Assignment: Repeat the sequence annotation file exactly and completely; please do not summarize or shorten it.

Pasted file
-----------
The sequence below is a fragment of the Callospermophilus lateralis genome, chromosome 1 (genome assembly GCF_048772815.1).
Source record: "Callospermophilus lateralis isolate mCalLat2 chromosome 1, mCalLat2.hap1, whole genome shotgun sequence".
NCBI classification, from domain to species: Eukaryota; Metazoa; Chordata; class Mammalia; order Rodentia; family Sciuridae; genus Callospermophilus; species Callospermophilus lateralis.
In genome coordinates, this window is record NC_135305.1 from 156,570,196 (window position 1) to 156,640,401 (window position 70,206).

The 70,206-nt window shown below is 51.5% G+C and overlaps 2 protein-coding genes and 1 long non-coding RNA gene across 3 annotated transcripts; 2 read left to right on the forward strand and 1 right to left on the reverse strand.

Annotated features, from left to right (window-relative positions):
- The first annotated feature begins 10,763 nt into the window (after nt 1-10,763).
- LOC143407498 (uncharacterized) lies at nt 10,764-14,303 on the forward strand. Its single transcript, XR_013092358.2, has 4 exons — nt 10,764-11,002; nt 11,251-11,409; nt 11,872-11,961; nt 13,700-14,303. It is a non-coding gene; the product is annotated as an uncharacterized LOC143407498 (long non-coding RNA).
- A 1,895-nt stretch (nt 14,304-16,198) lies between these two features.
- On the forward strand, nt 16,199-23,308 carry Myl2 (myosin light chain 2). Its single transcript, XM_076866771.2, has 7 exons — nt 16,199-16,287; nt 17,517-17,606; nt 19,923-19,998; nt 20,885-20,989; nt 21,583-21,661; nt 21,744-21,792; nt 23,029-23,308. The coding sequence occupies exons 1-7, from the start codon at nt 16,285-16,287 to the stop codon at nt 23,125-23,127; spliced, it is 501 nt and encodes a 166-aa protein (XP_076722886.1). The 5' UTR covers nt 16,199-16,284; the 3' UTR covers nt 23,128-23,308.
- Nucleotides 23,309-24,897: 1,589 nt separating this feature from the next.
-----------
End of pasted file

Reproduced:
The sequence below is a fragment of the Callospermophilus lateralis genome, chromosome 1 (genome assembly GCF_048772815.1).
Source record: "Callospermophilus lateralis isolate mCalLat2 chromosome 1, mCalLat2.hap1, whole genome shotgun sequence".
NCBI classification, from domain to species: Eukaryota; Metazoa; Chordata; class Mammalia; order Rodentia; family Sciuridae; genus Callospermophilus; species Callospermophilus lateralis.
In genome coordinates, this window is record NC_135305.1 from 156,570,196 (window position 1) to 156,640,401 (window position 70,206).

The 70,206-nt window shown below is 51.5% G+C and overlaps 2 protein-coding genes and 1 long non-coding RNA gene across 3 annotated transcripts; 2 read left to right on the forward strand and 1 right to left on the reverse strand.

Annotated features, from left to right (window-relative positions):
- The first annotated feature begins 10,763 nt into the window (after nt 1-10,763).
- LOC143407498 (uncharacterized) lies at nt 10,764-14,303 on the forward strand. Its single transcript, XR_013092358.2, has 4 exons — nt 10,764-11,002; nt 11,251-11,409; nt 11,872-11,961; nt 13,700-14,303. It is a non-coding gene; the product is annotated as an uncharacterized LOC143407498 (long non-coding RNA).
- A 1,895-nt stretch (nt 14,304-16,198) lies between these two features.
- On the forward strand, nt 16,199-23,308 carry Myl2 (myosin light chain 2). Its single transcript, XM_076866771.2, has 7 exons — nt 16,199-16,287; nt 17,517-17,606; nt 19,923-19,998; nt 20,885-20,989; nt 21,583-21,661; nt 21,744-21,792; nt 23,029-23,308. The coding sequence occupies exons 1-7, from the start codon at nt 16,285-16,287 to the stop codon at nt 23,125-23,127; spliced, it is 501 nt and encodes a 166-aa protein (XP_076722886.1). The 5' UTR covers nt 16,199-16,284; the 3' UTR covers nt 23,128-23,308.
- Nucleotides 23,309-24,897: 1,589 nt separating this feature from the next.